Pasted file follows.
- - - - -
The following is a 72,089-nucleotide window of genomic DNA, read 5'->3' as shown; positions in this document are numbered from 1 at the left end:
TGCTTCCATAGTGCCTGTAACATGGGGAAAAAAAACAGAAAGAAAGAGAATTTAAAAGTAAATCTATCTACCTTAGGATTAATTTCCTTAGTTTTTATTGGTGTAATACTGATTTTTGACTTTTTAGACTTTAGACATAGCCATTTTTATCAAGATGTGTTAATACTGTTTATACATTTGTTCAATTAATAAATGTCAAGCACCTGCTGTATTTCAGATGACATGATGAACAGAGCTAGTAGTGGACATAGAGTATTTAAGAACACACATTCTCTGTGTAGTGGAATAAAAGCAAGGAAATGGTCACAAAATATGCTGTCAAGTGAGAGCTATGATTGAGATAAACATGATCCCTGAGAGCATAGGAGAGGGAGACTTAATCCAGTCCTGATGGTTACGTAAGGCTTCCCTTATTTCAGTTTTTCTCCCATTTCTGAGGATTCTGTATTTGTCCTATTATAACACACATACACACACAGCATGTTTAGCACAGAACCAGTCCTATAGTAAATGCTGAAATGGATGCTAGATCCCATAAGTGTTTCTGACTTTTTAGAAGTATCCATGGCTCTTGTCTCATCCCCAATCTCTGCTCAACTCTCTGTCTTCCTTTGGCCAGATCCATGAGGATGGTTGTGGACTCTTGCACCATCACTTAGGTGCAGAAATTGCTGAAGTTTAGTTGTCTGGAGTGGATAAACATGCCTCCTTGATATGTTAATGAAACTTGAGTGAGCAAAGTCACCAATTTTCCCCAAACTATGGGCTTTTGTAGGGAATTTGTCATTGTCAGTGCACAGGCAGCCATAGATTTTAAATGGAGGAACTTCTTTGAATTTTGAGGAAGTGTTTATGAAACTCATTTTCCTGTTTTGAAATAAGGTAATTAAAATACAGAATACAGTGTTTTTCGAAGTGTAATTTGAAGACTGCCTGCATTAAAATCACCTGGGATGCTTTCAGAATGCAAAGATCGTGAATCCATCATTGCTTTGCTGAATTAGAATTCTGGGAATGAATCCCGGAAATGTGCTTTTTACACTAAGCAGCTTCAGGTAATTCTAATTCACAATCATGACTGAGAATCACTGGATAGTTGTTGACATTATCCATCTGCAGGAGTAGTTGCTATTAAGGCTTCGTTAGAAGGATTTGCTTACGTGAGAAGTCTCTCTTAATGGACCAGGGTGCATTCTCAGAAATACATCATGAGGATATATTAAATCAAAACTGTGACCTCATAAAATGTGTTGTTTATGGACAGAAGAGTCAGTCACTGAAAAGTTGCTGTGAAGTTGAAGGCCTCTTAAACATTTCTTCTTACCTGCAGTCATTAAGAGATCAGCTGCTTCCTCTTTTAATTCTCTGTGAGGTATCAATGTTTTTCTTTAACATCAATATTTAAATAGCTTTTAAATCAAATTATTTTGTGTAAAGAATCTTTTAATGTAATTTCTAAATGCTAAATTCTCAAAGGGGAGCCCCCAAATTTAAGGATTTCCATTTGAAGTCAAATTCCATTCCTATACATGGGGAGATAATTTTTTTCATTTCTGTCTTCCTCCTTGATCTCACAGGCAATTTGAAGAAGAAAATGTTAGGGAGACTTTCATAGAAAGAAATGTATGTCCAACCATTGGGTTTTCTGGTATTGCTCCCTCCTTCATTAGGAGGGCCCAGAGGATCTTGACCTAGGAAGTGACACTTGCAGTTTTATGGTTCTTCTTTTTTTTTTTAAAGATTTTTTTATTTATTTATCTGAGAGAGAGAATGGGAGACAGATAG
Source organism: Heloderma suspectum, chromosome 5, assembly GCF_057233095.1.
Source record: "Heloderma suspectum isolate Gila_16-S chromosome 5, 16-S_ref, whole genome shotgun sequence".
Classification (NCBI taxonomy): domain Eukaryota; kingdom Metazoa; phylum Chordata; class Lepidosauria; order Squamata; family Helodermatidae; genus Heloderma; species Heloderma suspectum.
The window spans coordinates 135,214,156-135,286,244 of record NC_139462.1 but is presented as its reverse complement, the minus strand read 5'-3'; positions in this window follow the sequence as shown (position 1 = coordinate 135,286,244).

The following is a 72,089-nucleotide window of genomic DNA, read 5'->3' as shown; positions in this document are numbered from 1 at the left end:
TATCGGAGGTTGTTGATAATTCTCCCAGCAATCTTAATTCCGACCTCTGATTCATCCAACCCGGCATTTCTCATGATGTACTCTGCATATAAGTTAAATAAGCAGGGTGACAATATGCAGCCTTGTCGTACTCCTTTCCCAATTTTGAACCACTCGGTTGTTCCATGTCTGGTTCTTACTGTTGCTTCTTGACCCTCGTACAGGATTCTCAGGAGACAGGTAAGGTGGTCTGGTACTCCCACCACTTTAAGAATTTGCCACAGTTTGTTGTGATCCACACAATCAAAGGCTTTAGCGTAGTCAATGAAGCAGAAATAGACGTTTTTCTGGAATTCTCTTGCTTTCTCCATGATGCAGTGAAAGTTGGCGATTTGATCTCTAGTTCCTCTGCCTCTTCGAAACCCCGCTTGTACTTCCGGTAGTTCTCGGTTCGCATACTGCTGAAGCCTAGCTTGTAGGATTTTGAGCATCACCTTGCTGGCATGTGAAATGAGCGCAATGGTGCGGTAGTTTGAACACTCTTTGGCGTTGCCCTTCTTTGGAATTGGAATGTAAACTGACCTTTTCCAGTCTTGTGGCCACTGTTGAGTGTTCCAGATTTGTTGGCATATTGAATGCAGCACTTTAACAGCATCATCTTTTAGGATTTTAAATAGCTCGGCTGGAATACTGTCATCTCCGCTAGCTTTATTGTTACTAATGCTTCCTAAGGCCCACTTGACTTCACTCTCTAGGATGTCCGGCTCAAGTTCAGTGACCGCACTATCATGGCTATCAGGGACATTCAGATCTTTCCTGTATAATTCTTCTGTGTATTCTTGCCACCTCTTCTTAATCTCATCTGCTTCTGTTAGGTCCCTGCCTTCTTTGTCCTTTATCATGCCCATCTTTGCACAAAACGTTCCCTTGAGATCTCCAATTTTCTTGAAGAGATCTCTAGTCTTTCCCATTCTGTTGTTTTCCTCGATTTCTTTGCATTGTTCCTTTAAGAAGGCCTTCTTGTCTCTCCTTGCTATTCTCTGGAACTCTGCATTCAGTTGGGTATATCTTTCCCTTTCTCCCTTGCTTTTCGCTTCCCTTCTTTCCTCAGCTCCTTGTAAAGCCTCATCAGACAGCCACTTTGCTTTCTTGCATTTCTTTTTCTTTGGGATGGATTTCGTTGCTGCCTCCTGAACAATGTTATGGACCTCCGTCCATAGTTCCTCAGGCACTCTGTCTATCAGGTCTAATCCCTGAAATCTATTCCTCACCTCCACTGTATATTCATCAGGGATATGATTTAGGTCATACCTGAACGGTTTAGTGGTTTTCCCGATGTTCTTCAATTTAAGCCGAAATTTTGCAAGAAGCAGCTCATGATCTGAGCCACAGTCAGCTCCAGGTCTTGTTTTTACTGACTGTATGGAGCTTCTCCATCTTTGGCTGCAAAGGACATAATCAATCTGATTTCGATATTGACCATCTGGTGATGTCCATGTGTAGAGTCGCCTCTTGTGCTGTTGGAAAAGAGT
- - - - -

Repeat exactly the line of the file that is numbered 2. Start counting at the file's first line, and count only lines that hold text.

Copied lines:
TGCTTCCATAGTGCCTGTAACATGGGGAAAAAAAACAGAAAGAAAGAGAATTTAAAAGTAAATCTATCTACCTTAGGATTAATTTCCTTAGTTTTTATTGGTGTAATACTGATTTTTGACTTTTTAGACTTTAGACATAGCCATTTTTATCAAGATGTGTTAATACTGTTTATACATTTGTTCAATTAATAAATGTCAAGCACCTGCTGTATTTCAGATGACATGATGAACAGAGCTAGTAGTGGACATAGAGTATTTAAGAACACACATTCTCTGTGTAGTGGAATAAAAGCAAGGAAATGGTCACAAAATATGCTGTCAAGTGAGAGCTATGATTGAGATAAACATGATCCCTGAGAGCATAGGAGAGGGAGACTTAATCCAGTCCTGATGGTTACGTAAGGCTTCCCTTATTTCAGTTTTTCTCCCATTTCTGAGGATTCTGTATTTGTCCTATTATAACACACATACACACACAGCATGTTTAGCACAGAACCAGTCCTATAGTAAATGCTGAAATGGATGCTAGATCCCATAAGTGTTTCTGACTTTTTAGAAGTATCCATGGCTCTTGTCTCATCCCCAATCTCTGCTCAACTCTCTGTCTTCCTTTGGCCAGATCCATGAGGATGGTTGTGGACTCTTGCACCATCACTTAGGTGCAGAAATTGCTGAAGTTTAGTTGTCTGGAGTGGATAAACATGCCTCCTTGATATGTTAATGAAACTTGAGTGAGCAAAGTCACCAATTTTCCCCAAACTATGGGCTTTTGTAGGGAATTTGTCATTGTCAGTGCACAGGCAGCCATAGATTTTAAATGGAGGAACTTCTTTGAATTTTGAGGAAGTGTTTATGAAACTCATTTTCCTGTTTTGAAATAAGGTAATTAAAATACAGAATACAGTGTTTTTCGAAGTGTAATTTGAAGACTGCCTGCATTAAAATCACCTGGGATGCTTTCAGAATGCAAAGATCGTGAATCCATCATTGCTTTGCTGAATTAGAATTCTGGGAATGAATCCCGGAAATGTGCTTTTTACACTAAGCAGCTTCAGGTAATTCTAATTCACAATCATGACTGAGAATCACTGGATAGTTGTTGACATTATCCATCTGCAGGAGTAGTTGCTATTAAGGCTTCGTTAGAAGGATTTGCTTACGTGAGAAGTCTCTCTTAATGGACCAGGGTGCATTCTCAGAAATACATCATGAGGATATATTAAATCAAAACTGTGACCTCATAAAATGTGTTGTTTATGGACAGAAGAGTCAGTCACTGAAAAGTTGCTGTGAAGTTGAAGGCCTCTTAAACATTTCTTCTTACCTGCAGTCATTAAGAGATCAGCTGCTTCCTCTTTTAATTCTCTGTGAGGTATCAATGTTTTTCTTTAACATCAATATTTAAATAGCTTTTAAATCAAATTATTTTGTGTAAAGAATCTTTTAATGTAATTTCTAAATGCTAAATTCTCAAAGGGGAGCCCCCAAATTTAAGGATTTCCATTTGAAGTCAAATTCCATTCCTATACATGGGGAGATAATTTTTTTCATTTCTGTCTTCCTCCTTGATCTCACAGGCAATTTGAAGAAGAAAATGTTAGGGAGACTTTCATAGAAAGAAATGTATGTCCAACCATTGGGTTTTCTGGTATTGCTCCCTCCTTCATTAGGAGGGCCCAGAGGATCTTGACCTAGGAAGTGACACTTGCAGTTTTATGGTTCTTCTTTTTTTTTTTAAAGATTTTTTTATTTATTTATCTGAGAGAGAGAATGGGAGACAGATAG